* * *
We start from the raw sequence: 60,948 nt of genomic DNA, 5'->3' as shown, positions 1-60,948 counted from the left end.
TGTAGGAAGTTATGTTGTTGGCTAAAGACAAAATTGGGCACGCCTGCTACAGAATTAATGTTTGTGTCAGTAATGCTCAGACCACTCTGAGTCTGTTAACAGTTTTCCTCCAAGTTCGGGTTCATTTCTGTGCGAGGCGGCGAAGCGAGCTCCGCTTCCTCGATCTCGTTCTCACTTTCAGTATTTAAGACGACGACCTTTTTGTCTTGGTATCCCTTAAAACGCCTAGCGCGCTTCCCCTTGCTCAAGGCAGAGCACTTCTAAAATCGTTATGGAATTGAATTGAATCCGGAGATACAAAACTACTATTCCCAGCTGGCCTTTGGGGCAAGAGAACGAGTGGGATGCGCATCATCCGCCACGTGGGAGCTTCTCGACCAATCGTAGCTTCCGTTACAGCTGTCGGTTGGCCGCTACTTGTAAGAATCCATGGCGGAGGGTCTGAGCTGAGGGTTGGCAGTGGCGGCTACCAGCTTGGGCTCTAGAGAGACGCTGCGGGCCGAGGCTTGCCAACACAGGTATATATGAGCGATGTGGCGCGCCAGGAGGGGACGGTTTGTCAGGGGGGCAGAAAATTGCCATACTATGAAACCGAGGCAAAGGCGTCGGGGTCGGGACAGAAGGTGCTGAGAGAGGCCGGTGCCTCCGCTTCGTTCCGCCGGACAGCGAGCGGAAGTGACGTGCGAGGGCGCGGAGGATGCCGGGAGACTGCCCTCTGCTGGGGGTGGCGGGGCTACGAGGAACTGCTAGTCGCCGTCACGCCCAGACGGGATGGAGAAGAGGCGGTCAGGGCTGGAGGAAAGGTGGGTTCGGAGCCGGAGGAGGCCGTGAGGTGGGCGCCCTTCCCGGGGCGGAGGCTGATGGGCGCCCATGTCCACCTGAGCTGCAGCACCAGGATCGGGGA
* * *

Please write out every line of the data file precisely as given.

We start from the raw sequence: 60,948 nt of genomic DNA, 5'->3' as shown, positions 1-60,948 counted from the left end.
TGTAGGAAGTTATGTTGTTGGCTAAAGACAAAATTGGGCACGCCTGCTACAGAATTAATGTTTGTGTCAGTAATGCTCAGACCACTCTGAGTCTGTTAACAGTTTTCCTCCAAGTTCGGGTTCATTTCTGTGCGAGGCGGCGAAGCGAGCTCCGCTTCCTCGATCTCGTTCTCACTTTCAGTATTTAAGACGACGACCTTTTTGTCTTGGTATCCCTTAAAACGCCTAGCGCGCTTCCCCTTGCTCAAGGCAGAGCACTTCTAAAATCGTTATGGAATTGAATTGAATCCGGAGATACAAAACTACTATTCCCAGCTGGCCTTTGGGGCAAGAGAACGAGTGGGATGCGCATCATCCGCCACGTGGGAGCTTCTCGACCAATCGTAGCTTCCGTTACAGCTGTCGGTTGGCCGCTACTTGTAAGAATCCATGGCGGAGGGTCTGAGCTGAGGGTTGGCAGTGGCGGCTACCAGCTTGGGCTCTAGAGAGACGCTGCGGGCCGAGGCTTGCCAACACAGGTATATATGAGCGATGTGGCGCGCCAGGAGGGGACGGTTTGTCAGGGGGGCAGAAAATTGCCATACTATGAAACCGAGGCAAAGGCGTCGGGGTCGGGACAGAAGGTGCTGAGAGAGGCCGGTGCCTCCGCTTCGTTCCGCCGGACAGCGAGCGGAAGTGACGTGCGAGGGCGCGGAGGATGCCGGGAGACTGCCCTCTGCTGGGGGTGGCGGGGCTACGAGGAACTGCTAGTCGCCGTCACGCCCAGACGGGATGGAGAAGAGGCGGTCAGGGCTGGAGGAAAGGTGGGTTCGGAGCCGGAGGAGGCCGTGAGGTGGGCGCCCTTCCCGGGGCGGAGGCTGATGGGCGCCCATGTCCACCTGAGCTGCAGCACCAGGATCGGGGA